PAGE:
The Combat Philosopher fears that administrations will just implement heavy-handed "security" measures:

It is also quite likely that there will be new provisions made, in a bid by the administration to enhance campus security. In all likelihood, these provisions will be burdensome and work against the free flow of people and ideas that makes campus life vibrant. Would you be inclined to return to your office, or lab of an evening if you had to run a gauntlet of security?

On my campus, the new director of counseling (not the person I mentioned earlier) writes a campus-wide email:

If you encounter a person who you believe to be a risk to you or someone else and wish to discuss your concern with someone at the Student Counseling Center, we will help you evaluate the level of threat.

That is fine, but the problem is the conflict between student privacy laws and warning the instructor. If I have a deaf student, for instance, he or she will show up with a letter from the Disability Center explaining his or her needs, such as an interpretor. But no one tells you if you have a mentally disturbed student in your class--or what to do about it. You are left to figure it out on your own. In a big class, you might never know.

What usually happens is described by The Phantom Professor:

It's a common strategy for dealing with troubled and troubling students: Just get 'em through the department. Do whatever it takes, but don't cause problems or invite legal hassles by leaning too hard on him. Is he still paying his tuition? Then just deal with it. He'll be gone next year. Shut up and deal with it.


Wednesday, April 18, 2007

The Student is Psycho--What Then?

Dr. Helen Smith continues blogging on the problems of dealing with "time bomb" students.

I had one such experience, and it illustrates how difficult it is for universities to deal with them.

She was a "non-traditional" (30-something) student in one of my upper-division nonfiction writing classes. One day she brought in for workshopping an article about Satanists in our city. It was all very 1980s "satanic panic" stuff, only a decade later.

But the stunning part was that she accused an education professor at our university of being the local Satanic leader. He not only knew where the bodies were buried, she claimed, he had put some of them in the ground himself.

And not one of the mass comm. majors in the room suggested that this might, possibly, be libelous. I suppose they were waiting for me. And I let her go ("Very interesting . . um. . . who's next.") I faced bad writing before, but not 24-caret craziness.

After class I went straight to the office of one of the senior people in my department who mentored me. "What do I do?" I asked her. "Tell [Dept. Chairman]," she said.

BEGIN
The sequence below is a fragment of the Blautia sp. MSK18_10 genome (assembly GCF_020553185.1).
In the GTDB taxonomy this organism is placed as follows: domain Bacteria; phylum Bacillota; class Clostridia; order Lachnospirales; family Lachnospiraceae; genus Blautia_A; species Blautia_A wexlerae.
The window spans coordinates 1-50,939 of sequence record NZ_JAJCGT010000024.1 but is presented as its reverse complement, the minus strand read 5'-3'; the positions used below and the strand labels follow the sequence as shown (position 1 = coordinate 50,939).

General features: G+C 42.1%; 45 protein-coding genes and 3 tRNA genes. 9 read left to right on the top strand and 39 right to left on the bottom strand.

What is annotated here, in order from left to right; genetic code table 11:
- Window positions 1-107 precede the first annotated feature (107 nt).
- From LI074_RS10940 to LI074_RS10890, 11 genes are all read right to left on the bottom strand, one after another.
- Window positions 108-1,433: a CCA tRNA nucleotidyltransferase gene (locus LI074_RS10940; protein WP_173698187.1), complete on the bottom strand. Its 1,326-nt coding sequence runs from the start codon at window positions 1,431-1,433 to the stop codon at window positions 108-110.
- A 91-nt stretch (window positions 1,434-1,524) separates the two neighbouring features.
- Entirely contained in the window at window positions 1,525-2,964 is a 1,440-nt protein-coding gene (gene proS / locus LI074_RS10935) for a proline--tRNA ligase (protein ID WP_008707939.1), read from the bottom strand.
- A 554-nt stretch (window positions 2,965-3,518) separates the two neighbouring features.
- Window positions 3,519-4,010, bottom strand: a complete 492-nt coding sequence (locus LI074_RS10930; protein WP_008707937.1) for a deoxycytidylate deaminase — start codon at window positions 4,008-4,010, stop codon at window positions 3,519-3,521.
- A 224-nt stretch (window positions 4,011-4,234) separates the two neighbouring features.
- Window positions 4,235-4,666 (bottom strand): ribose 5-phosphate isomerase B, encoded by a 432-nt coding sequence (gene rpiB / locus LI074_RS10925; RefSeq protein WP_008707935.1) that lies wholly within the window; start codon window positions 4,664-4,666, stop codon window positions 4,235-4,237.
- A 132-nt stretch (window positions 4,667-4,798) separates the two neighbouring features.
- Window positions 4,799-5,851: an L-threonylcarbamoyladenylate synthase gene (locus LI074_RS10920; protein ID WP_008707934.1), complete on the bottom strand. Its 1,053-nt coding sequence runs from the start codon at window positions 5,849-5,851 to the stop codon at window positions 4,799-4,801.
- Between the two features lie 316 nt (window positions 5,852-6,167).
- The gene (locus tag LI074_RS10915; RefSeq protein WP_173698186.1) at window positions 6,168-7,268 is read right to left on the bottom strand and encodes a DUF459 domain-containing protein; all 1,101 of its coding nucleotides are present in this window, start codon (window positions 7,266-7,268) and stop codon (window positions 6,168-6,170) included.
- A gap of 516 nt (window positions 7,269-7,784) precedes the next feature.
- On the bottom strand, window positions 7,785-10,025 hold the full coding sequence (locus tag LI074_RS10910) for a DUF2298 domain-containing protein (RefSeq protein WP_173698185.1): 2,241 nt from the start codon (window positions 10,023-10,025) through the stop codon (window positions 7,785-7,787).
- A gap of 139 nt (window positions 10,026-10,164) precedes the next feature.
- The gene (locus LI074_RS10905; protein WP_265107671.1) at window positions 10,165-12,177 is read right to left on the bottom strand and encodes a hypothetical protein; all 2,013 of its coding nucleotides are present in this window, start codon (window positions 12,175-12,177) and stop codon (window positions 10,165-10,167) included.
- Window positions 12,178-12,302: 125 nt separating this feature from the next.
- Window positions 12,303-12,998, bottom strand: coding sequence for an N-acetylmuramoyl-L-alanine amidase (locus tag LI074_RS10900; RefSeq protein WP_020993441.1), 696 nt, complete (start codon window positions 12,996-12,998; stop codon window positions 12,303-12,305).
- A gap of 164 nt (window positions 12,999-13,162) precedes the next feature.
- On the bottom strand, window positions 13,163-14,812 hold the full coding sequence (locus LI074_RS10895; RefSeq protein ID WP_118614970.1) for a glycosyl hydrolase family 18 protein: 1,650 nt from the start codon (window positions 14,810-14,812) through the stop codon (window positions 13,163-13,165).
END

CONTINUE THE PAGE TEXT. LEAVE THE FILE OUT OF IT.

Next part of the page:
I went to his office with a copy of the satanism article. He already knew about the student, knew that she did not have both oars in the water, and that she had been kicked out of the teacher-training program by Education Professor. She had been allowed to change her major to English. He suggested talking to the counseling office, and that was all he could offer.

I ended up in a surreal conversation with the director of student counseling, who was also well-acquainted with Nutcase Student. Her response went something like this:

"Because of privacy rules, I cannot discuss a particular case. However, if I knew that a student was behaving that way, and if I knew that she had a psychiatrist in the city, I might possibly suggest to that psychiatrist that her medications be adjusted."

I called Education Professor at home and got his wife instead. She was seriously concerned that Nutcase Student was stalking her husband and also that he did not recognize the danger. When I spoke to him, he did try to downplay the situation.

Time passed. Nutcase stopped coming to my class, for which I was thankful.

Then I had a call from the provost's secretary. (The provost is the university official in charge of academic affairs.)

It turned out that Nutcase Student had shown up at Education Professor's door about 2 a.m. with a knife. She was arrested and spent some time in jail. All faculty members who had had contact with her were being notified that she was now back on the street. And did I want a university security guard to sit in on my class?

I said no. And Nutcase never returned. But when the call came, it was late afternoon, and I felt very alone in my office on the long, echoing corridor.

She was no Cho Seung-Hui. But the pattern was there:

The violence-prone individual is more likely to have enduring personality pathology, such as a paranoid, schizoid, narcissistic, or antisocial personality, and a long history of difficult interpersonal relationships. He may ruminate about perceived slights or injustices for months or even years.

The counseling office cannot help someone who does not want help. Faculty members get no more advice beyond, "Be careful." And, ironically, the advent of new psychotropic medications mean that more mentally disturbed people can sign up for higher education. They can get government-guaranteed loans too, just like the rest of the students.

Dr. Helen ends up regarding this as a civil rights issue--for university staff and other students.